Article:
“The agreement I had with my wife is (was) ’till death do us part’ but I never expected it six months after marriage. She started going into labour about 2 a.m. in the midnights early this year but died due to unavailable health centre and poor road leading to the community.
“She bled seriously to the extent that the local midwives who deliver pregnant women in the community could not attend to her. I was traumatised but had no choice than to move on.”
This is the agonising account of Innocent Enoch, a 37 year-old-man who said he lost his wife during childbirth due to lack of healthcare facility in Kekere Community, populated by the Ijaws in Edo State.
The absence of a primary health centre in Kekere community is a major challenge for residents who have to travel about one and half hours to get to the closest health facility in Essi community.
Mr Enoch’s story in this riverine community located in a hard-to-reach environment in Ovia South West Local Government Area of Edo State is perhaps one of the reasons why Nigeria is rated as one of the counties with the highest incidences of maternal and infant mortality rate in the world.
Kekere is mainly an agrarian settlement with cocoa being the major cash crop. However, majority of the residents cannot maximise the benefit of their produce because the deplorable state of the road that leads to the community.
Three Days In A Week Primary School
PREMIUM TIMES observed that the only available school in the community is a primary school with a single block of four classrooms. Although well built, it cannot accommodate even primary one to six students.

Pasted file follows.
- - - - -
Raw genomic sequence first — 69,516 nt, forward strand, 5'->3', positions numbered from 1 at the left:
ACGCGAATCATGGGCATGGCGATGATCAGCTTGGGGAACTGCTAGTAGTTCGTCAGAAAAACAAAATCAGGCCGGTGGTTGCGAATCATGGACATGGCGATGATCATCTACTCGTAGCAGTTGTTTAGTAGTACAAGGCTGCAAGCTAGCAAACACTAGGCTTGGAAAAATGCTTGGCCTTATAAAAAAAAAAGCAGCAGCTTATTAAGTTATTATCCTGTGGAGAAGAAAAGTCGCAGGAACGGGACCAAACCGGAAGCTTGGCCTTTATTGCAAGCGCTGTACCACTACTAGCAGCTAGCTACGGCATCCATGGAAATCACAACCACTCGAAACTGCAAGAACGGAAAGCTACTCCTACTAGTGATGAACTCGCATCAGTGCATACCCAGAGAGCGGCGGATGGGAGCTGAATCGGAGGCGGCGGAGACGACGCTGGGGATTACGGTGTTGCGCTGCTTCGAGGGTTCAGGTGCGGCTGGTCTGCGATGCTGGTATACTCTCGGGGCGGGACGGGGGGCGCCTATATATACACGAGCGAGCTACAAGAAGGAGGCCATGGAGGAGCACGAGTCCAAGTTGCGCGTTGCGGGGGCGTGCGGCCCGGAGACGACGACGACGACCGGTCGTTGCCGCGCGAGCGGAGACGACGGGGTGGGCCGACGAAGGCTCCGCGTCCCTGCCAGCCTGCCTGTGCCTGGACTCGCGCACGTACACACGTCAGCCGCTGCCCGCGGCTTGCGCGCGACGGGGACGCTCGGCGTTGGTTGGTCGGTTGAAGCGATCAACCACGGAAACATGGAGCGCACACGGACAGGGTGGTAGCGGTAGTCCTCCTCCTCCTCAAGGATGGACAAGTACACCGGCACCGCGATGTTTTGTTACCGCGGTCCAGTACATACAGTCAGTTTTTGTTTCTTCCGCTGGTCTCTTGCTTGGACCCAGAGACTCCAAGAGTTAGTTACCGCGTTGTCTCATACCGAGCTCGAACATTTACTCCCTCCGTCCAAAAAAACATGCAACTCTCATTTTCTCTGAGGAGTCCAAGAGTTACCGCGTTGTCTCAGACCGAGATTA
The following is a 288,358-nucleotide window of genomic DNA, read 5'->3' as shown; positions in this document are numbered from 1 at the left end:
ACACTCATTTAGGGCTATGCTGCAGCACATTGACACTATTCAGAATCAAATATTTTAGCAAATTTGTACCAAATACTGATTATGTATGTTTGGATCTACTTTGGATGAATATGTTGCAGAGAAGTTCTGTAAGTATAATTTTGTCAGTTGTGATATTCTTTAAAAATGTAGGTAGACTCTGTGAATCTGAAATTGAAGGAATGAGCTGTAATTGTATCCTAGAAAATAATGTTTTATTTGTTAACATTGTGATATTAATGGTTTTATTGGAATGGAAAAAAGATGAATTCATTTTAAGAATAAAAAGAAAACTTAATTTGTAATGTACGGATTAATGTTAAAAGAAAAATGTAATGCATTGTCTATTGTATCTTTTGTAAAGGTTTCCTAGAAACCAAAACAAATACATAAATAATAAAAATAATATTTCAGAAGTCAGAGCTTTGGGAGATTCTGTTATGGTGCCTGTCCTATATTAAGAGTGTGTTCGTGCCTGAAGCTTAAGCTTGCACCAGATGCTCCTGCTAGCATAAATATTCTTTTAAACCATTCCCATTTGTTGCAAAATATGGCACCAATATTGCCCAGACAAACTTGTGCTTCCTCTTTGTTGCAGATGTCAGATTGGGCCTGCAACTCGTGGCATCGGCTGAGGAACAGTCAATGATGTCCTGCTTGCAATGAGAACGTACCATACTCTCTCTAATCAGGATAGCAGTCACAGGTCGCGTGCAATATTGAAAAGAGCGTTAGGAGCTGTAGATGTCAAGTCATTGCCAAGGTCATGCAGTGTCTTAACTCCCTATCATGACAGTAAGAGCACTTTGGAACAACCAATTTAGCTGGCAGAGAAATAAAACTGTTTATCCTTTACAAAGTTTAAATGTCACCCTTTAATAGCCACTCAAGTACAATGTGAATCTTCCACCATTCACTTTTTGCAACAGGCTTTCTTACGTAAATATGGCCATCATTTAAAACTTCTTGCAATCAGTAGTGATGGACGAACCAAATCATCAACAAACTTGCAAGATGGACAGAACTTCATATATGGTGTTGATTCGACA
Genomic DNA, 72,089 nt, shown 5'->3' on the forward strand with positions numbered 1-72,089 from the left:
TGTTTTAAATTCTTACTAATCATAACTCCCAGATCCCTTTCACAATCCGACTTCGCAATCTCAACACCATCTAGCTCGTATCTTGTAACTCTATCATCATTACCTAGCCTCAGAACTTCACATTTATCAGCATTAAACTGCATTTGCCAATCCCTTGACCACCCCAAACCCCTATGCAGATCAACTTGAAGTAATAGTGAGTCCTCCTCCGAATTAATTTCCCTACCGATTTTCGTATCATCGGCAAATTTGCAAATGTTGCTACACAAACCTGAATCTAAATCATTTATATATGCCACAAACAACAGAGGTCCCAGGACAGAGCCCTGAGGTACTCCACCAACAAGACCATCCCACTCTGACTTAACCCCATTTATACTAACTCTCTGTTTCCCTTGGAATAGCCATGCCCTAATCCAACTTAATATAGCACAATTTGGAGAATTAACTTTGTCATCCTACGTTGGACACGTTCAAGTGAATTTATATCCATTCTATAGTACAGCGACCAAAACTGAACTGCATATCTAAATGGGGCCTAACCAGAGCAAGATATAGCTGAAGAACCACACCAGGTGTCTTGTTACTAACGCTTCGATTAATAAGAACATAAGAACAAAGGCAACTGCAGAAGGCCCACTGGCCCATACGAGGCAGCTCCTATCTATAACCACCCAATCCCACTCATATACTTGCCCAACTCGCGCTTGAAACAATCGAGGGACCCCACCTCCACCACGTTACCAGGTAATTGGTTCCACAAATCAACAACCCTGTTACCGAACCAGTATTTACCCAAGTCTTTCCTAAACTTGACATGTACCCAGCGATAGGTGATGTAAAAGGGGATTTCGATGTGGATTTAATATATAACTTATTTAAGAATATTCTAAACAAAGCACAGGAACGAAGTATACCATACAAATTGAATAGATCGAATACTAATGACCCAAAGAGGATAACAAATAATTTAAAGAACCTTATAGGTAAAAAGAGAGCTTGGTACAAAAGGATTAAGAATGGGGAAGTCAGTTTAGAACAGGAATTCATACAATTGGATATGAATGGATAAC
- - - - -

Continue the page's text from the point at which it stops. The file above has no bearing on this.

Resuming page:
This newspaper also gathered that the school, built during the administration of ex-Governor Adams Oshiomole, is now in a poor state due to dilapidated facilities.
The classrooms can only be located through a narrow pathway as tall bushes already covered the school, exposing pupils to danger from reptiles and
“As you can see the classes are not enough. Students are ‘merged’ together. Primary one students and primary two are merged, likewise other classes. Since the school was built during the regime of Oshiomole, we’ve not seen any government official even for inspection,” Ngozi Agwu, a resident of the community said.
This reporter observed that during a period the school was in session, no student or staff was present.
Upon investigation, PREMIUM TIMES gathered that the school only functions three times in a week because the few teachers in the school live in faraway Benin City.
“Today is Tuesday, the few teachers here are residing in a faraway Benin City, they only come to teach the pupils three times in a week because of the hard-to-reach axis of the community and the poor state of the road,” Ms Agwu said.
PREMIUM TIMES also gathered the only alternative school located in the neighboring Lakaloko has only two classrooms for over 150 pupils.